In a filing with a federal appeals court, the Justice Department said it agreed with a December ruling by a federal judge in Texas that struck down one of the biggest legislative accomplishments of the Obama administration as unconstitutional.
“The Department of Justice has determined that the district court’s judgment should be affirmed,” the Monday night letter said.
If ObamaCare is repealed, it would likely leave 32 million people without health insurance by 2026, according to a Congressional Budget Office report from 2017 about the effects of repealing the ACA. Average premiums would also likely spike as a result.
"The Department of Justice has determined that the district court's comprehensive opinion came to the correct conclusion and will support it on appeal," Kerri Kupec, spokesperson for the Justice Department, said in a statement.
Repealing the ACA has been a longstanding goal of President Trump and Republicans, but they failed to do so in 2017 when the Senate narrowly missed the necessary number of votes.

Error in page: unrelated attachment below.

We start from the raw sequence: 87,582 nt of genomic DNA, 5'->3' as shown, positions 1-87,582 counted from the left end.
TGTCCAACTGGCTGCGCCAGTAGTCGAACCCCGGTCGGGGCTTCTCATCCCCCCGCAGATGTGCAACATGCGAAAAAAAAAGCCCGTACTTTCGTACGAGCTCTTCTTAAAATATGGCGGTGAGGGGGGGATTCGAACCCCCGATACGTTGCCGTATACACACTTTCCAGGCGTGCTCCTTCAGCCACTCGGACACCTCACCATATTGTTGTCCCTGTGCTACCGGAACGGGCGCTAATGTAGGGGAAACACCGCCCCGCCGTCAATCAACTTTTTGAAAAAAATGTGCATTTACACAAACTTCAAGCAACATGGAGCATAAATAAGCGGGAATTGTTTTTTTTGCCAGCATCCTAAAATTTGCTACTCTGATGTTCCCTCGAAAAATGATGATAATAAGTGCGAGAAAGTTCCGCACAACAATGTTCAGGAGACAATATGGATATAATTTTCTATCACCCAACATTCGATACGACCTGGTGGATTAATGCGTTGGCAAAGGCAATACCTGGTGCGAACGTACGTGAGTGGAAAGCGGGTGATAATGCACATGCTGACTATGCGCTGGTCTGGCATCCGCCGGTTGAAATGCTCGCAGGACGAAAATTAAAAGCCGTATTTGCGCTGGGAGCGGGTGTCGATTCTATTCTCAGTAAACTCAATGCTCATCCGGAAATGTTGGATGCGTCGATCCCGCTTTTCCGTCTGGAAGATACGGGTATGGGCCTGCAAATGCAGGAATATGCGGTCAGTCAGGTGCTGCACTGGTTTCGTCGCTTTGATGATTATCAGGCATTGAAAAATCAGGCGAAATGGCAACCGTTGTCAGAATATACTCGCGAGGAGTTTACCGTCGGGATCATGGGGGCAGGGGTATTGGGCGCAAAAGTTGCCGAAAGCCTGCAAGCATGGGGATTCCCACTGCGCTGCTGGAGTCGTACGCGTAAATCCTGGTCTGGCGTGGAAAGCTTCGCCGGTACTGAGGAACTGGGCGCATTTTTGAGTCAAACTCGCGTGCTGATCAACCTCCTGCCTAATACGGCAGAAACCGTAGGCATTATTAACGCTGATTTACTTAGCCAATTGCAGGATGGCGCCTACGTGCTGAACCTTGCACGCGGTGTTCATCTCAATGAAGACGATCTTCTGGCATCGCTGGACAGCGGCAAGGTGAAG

House Speaker Nancy Pelosi, D-Calif, slammed the decision in a tweet on Monday night, calling it an “all out war on affordable, dependable health.”
“In the courts, in the Congress, all across America, Democrats will fight relentlessly to #ProtectOurCare,” she wrote.
In December, U.S. District Judge Reed O’Connor in Fort Worth sided with a group of Republicans -- Texas Attorney General Ken Paxton spearheaded the lawsuit, alongside 19 states -- who sued to end ObamaCare, arguing that congress had eliminated a key provision in the legislation when it passed the 2017 Tax Cuts and Jobs Act. The tax overhaul repealed the individual mandate, which required Americans to either get health insurance or face a financial penalty.
The Supreme Court originally upheld ObamaCare on the basis that the mandate was somehow a tax. Although Congress does not have the ability to require people to buy health insurance, or a car, or a house, that particular provision was considered part of lawmakers’ taxing authority. But when Congress removed that penalty, they essentially gutted the taxation part of the law. States then argued that the entire basis for the health care act standing as constitutional is gone, meaning the entire law is unconstitutional.
"The Individual Mandate can no longer be fairly read as an exercise of Congress's Tax Power and is still impermissible under the Interstate Commerce Clause — meaning the Individual Mandate is unconstitutional," O'Connor wrote in his ruling, according to Bloomberg. "The Individual Mandate is essential to and inseverable from the remainder of the ACA."